December 8, 2023

Ex-Porsche Officials Charged With Market Manipulation

The company’s former chief executive, Wendelin Wiedeking, was charged with making false public statements in 2008 about its plan to acquire Volkswagen.

Also charged was Holger Härter, Porsche’s former chief financial officer, who was thought to be the mastermind of the takeover plan, which involved the use of complex financial derivatives.

Prosecutors said they dropped charges of breach of trust against both men. In a joint statement Wednesday, lawyers for Mr. Wiedeking and Mr. Härter said that “after several years of investigation prosecutors have themselves recognized” that those accusations “are to the largest possible extent unfounded.”

In a statement Wednesday, prosecutors in Stuttgart, where Porsche is based, said that in at least five public declarations from March to October 2008, the company denied that it intended to raise its stake in Volkswagen. According to prosecutors, though, Mr. Wiedeking and Mr. Härter were already working to do exactly that.

When Porsche subsequently disclosed that it had raised its stake to about 75 percent of the voting shares of Volkswagen, VW’s stock soared, briefly making it the world’s most valuable company.

Investors who had bet that VW shares would fall were caught in what is called a short squeeze and lost billions of dollars.

“Despite all the risks involved in the stock market, a company is required to tell the truth,” said Claudia Krauth, a prosecutor in Stuttgart. “An untruth that impacts the stock price, leading to a manipulation of the market, is not among the normal risks that are to be expected on the stock exchange.”

The lawyers for Mr. Wiedeking and Mr. Härter said they were “astonished” that prosecutors had taken the side of investors who made “highly speculative and irrational wagers against the course of VW shares.”

Several New York hedge funds, including Elliott Associates and Black Diamond Offshore, had some of the worst losses. But their attempt to sue Porsche for $2 billion in damages was dismissed by a New York judge in 2010. Similar civil cases are still pending in Germany and Britain.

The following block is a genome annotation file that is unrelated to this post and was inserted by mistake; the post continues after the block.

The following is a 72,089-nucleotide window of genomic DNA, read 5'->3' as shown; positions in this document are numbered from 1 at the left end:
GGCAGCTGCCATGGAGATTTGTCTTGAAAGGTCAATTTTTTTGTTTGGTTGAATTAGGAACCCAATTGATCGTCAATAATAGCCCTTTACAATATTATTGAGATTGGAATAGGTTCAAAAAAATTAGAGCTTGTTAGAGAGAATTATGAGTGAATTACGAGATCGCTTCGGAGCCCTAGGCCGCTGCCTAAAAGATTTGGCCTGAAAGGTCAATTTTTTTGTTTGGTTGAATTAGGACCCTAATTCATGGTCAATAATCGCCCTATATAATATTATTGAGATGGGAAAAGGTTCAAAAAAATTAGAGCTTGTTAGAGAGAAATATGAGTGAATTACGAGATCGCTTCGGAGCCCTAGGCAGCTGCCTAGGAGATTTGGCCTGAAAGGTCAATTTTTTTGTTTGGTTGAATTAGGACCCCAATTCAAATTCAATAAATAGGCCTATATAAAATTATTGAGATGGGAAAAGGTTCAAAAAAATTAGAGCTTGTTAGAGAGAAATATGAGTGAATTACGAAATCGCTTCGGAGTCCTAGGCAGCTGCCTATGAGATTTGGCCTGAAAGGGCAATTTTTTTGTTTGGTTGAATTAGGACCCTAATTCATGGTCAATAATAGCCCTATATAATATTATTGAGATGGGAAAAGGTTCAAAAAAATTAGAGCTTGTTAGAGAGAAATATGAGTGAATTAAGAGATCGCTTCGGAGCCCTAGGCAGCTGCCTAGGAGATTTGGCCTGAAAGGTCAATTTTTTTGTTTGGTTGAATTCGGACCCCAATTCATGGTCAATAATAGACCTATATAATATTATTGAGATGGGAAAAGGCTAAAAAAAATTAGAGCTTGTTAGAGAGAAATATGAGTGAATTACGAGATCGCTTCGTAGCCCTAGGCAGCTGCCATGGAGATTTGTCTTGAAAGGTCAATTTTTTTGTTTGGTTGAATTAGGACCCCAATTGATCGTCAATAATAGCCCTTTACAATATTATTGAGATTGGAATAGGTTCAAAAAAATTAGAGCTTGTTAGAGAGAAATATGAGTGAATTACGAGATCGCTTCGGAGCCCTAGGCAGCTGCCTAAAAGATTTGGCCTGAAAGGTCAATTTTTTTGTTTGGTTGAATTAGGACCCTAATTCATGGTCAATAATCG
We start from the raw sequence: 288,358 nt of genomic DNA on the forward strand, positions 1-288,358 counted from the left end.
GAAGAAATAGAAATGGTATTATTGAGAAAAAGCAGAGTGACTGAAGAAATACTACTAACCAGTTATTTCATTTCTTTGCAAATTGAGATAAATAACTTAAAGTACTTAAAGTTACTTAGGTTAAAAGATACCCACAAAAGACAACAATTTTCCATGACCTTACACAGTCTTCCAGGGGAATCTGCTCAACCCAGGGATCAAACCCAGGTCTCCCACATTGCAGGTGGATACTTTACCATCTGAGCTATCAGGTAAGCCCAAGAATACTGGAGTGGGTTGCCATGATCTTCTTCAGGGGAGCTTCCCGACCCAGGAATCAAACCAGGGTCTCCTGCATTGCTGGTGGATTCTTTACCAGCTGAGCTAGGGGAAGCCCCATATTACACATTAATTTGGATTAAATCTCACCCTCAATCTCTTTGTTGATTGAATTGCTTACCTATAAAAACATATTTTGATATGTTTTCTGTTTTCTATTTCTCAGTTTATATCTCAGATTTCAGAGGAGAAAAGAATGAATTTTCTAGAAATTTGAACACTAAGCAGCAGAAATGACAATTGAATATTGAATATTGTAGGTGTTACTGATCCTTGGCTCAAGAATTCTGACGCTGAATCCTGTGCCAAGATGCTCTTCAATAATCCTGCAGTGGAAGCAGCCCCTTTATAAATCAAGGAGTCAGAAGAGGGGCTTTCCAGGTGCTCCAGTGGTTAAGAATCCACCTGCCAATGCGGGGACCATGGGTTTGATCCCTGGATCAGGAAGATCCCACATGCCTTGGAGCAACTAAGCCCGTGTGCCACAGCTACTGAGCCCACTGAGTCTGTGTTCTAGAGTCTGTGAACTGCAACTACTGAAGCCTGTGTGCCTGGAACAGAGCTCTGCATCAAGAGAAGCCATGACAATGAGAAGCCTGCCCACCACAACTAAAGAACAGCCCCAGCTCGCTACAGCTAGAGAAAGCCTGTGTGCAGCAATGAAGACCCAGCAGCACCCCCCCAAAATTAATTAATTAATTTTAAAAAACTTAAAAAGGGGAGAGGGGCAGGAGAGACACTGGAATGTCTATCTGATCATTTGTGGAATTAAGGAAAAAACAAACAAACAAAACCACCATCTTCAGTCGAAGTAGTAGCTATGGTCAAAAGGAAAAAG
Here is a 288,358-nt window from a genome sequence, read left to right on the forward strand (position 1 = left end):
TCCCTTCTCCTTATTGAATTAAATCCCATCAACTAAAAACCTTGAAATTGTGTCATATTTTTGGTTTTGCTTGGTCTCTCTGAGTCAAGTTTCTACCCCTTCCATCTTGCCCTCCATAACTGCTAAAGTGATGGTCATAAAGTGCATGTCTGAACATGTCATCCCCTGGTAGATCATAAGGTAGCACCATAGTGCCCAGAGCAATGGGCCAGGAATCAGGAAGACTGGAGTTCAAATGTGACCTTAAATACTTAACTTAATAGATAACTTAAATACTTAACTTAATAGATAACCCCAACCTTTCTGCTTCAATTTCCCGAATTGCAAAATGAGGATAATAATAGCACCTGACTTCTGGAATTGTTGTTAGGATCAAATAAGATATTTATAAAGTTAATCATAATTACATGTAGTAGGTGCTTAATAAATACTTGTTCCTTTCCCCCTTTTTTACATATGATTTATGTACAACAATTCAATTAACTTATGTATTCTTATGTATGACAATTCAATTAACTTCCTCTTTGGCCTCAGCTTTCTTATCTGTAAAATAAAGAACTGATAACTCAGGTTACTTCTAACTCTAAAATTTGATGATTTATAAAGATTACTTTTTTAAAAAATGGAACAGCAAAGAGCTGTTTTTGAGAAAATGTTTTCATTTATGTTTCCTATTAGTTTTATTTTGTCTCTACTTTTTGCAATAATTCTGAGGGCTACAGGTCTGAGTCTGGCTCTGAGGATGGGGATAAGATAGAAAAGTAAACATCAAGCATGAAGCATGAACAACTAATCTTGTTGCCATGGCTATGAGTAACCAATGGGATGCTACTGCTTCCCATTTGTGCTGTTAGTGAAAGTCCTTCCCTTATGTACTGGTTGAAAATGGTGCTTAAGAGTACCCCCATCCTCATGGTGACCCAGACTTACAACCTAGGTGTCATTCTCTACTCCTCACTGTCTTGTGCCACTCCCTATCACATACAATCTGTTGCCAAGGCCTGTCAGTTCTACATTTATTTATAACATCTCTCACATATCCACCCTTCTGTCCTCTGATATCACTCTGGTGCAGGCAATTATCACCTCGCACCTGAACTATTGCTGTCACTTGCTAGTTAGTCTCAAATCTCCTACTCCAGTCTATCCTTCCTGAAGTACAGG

A Stuttgart state court must now determine whether to proceed to trial. If the two former executives were to be tried and found guilty, they could face up to five years in prison or a fine, the size of which would be determined by the court.

The takeover attempt was intended to bring together two German automakers whose histories had long been linked.

In 2005, the Porsche family controlled all of the voting shares in the company. That was when Porsche first acquired an 18.53 percent stake in Volkswagen and expressed its intention to further expand its acquisitions.

But after a series of bitter legal and political battles that rocked Germany’s staid business community, the tale quickly turned from David and Goliath — with Mr. Wiedeking as the scrappy underdog — into Icarus, the boy who flew too close to the sun.

Although Mr. Wiedeking is still credited for bringing Porsche back from the brink in the mid-1990s and turning it into one of the world’s best-known and most profitable sports car companies, his risky endeavor to borrow billions in an effort to take over the much larger Volkswagen nearly pushed the company into bankruptcy.

In 2009, Porsche’s supervisory board dismissed Mr. Wiedeking and Mr. Härter, months after announcing that it was abandoning its takeover plan.

Before the year was out, Volkswagen turned the tables, acquiring 49.9 percent of Porsche. In July, Volkswagen acquired the remaining 50.1 percent.

Victor Homola contributed reporting.

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